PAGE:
Michigan Citizen   4/20/2002   V.XXIV; N.21   p. B1


Collecting Our Story



Akwamu, Kwasi


While the Detroit Electronic Music Festival will be held for only its third year this May, not everyone looks at it as the contemporary phenomenon that it is. It is true that the festival lured over a million people from around the world during the past two years, but the music form that is the rave of Europe has local roots.

Khalid El-Hakim, a local school teacher who has included festival posters in his traveling museum of historical artifacts, known as the Bell Collection, equates the founders of electronic music with the likes of W. C. Handy and Jimi Hendrix.

"A lot of people don't know that techno is a Black music form," says El-Hakim. "The music of Detroit Electronic Music Festival goes back to the late '80s. Being in high school, we used to go to the
Underground Park where Juan Atkins, Derrick Mays, and Kevin Saunderson were the deejays of the day."

Named after his family, the Bell Collection is El-Hakim's attempt to rescue the physical history of Black people. When last inventoried a few years ago, El-Hakim counted around 700 pieces. Today he says there has to be well over a thousand items in his collection. A recent trip to
Chicago enabled him to meet Sam Greenlee, author of the radical 1969 novel, The Spook Who Sat By The Door, and to return home with a signed copy of the original promotional poster ... and an unused 8-track tape of Eldridge Cleaver speaking.

The collection includes "racist items, sports, music, Black Power items, civil rights items, toys, literature, just anything that had something to do with Black people in general," he says. "Over the past 10 years I have ended up collecting probably one of the most diverse collections that a lot of people have seen."

Remember when Barbie had an Afro, or when Malcolm X graced the
Sept. 12, 1964 cover of New York's Saturday Evening Post, or when Sambo sold Gold Dust washing powder? El-Hakim's collection recalls these and more.

While El-Hakim recalls collecting frivolous items such as comic books and baseball cards as a teen, his current collection was inspired.

"I really started off in the mind-set of collecting things," recalls El-Hakim. "But as I grew older the focus became more on African American artifacts. What hipped me to it was a college professor I had back at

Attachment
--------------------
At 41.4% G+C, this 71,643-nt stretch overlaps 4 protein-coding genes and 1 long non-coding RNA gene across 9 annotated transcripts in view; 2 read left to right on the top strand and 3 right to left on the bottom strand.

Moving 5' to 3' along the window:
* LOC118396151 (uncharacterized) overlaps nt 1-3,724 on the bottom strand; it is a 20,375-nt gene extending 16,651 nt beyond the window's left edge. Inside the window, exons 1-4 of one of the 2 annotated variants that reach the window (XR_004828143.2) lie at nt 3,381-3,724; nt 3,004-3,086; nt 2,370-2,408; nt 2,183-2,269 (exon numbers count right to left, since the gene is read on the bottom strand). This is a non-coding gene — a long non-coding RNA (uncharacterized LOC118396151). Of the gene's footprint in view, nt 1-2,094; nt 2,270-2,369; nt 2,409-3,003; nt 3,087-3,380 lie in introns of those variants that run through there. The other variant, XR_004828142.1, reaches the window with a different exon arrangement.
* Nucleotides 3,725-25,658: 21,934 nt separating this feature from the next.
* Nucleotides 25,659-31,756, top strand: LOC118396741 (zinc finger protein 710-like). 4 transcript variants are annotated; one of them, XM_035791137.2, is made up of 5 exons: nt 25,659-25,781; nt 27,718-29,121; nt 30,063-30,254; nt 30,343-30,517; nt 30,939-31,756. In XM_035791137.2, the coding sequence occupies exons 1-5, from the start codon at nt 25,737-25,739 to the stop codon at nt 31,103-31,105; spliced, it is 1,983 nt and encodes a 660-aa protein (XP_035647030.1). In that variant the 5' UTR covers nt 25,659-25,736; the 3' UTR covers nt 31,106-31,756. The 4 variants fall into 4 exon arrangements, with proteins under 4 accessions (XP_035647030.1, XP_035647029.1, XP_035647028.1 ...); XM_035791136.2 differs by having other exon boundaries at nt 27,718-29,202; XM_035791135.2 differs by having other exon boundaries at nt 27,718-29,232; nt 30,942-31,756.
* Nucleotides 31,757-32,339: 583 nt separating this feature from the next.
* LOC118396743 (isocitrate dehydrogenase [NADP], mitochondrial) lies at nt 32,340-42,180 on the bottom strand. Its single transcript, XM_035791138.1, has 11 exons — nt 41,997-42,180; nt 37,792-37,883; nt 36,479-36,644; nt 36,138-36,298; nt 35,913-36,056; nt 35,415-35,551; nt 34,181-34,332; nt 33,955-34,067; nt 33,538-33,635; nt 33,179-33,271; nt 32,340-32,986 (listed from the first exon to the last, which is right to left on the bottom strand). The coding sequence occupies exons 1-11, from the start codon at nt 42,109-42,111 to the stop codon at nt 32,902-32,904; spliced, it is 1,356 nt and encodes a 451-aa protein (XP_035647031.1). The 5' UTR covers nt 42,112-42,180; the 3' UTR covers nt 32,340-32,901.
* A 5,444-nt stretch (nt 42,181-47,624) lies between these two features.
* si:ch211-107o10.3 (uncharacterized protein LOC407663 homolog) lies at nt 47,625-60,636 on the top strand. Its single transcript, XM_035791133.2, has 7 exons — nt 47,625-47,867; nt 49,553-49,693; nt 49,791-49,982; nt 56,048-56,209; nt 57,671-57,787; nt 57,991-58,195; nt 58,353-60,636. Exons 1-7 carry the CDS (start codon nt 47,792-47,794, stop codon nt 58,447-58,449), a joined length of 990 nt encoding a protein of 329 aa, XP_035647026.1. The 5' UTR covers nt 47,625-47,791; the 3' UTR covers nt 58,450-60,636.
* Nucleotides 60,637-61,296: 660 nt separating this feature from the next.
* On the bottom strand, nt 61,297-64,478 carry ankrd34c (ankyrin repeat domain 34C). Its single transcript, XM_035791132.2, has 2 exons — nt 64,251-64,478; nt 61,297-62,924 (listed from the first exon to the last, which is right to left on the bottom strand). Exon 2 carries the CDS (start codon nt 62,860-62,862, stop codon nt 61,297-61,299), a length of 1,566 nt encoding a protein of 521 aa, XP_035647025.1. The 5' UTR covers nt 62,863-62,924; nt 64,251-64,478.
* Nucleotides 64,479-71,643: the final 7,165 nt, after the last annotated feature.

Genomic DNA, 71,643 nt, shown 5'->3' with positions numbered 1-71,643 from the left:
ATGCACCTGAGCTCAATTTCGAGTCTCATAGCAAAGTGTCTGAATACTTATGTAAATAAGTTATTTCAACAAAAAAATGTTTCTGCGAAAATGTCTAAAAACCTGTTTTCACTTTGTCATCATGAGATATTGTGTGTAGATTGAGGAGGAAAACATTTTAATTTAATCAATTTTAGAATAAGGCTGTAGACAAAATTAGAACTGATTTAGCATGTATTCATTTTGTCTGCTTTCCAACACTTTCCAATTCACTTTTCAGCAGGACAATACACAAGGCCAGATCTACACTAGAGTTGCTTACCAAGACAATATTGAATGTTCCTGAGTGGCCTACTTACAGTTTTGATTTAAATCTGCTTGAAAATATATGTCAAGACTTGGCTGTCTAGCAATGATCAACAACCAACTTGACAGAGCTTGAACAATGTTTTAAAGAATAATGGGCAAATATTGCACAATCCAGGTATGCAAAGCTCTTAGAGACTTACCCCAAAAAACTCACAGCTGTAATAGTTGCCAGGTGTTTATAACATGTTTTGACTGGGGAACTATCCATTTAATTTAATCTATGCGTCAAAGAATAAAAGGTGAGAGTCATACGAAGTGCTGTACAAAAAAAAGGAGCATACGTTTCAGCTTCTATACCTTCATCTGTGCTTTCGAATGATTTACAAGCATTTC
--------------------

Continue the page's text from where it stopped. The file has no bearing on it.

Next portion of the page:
Ferris State, David Pilgrim. His focus was collecting racist memorabilia. He opened a museum called the Jim Crow Museum at Ferris State that has about 6000 pieces of the most racist, ugliest images of Black people ever produced. It was a really deep experience."

Touring for the past five years, El-Hakim has presented his exhibit before audiences as diverse as the Detroit City Council, the New Black Panther Nation, Black Cinema Caf´┐Ż, and prisoners at the Mound Correctional Facility. He eventually looks to establishing his collection at a permanent site.

"My goal," he says, "is to have these items in the public eye. It does me no benefit to say I have this in my house. I want people to be able to touch and fell, to look at 'em, to have access to 'em."

Viewing with distaste the naming of galleries and the theather at the Charles H. Wright Museum of African American History after white corporations, El-Hakim is specific in what support he seeks to establish his collection.

"I want, when I open this museum," he says, "to be fully funded and supported by the Black community and Black corporations. I would rather not take a dime from anyone other than us, and definitely no white corporate sponsorship. I would refuse it because it comes at too big of a price."

El-Hakim contends, however, that Black people stand to pay a bigger price if we don't do a better job at preserving our history.

"If we don't keep hold of our possessions, then white folks come in and take our stuff and sell it on the market as they [tried] to do with the Malcolm X collection," he says. "Most of the stuff I get from white people. And white people should not have some of the things that I have, such as personal belongings that should be ours."

Those interested in booking the Bell Collection can call (313) 582-4090.

Article copyright Michigan Citizen.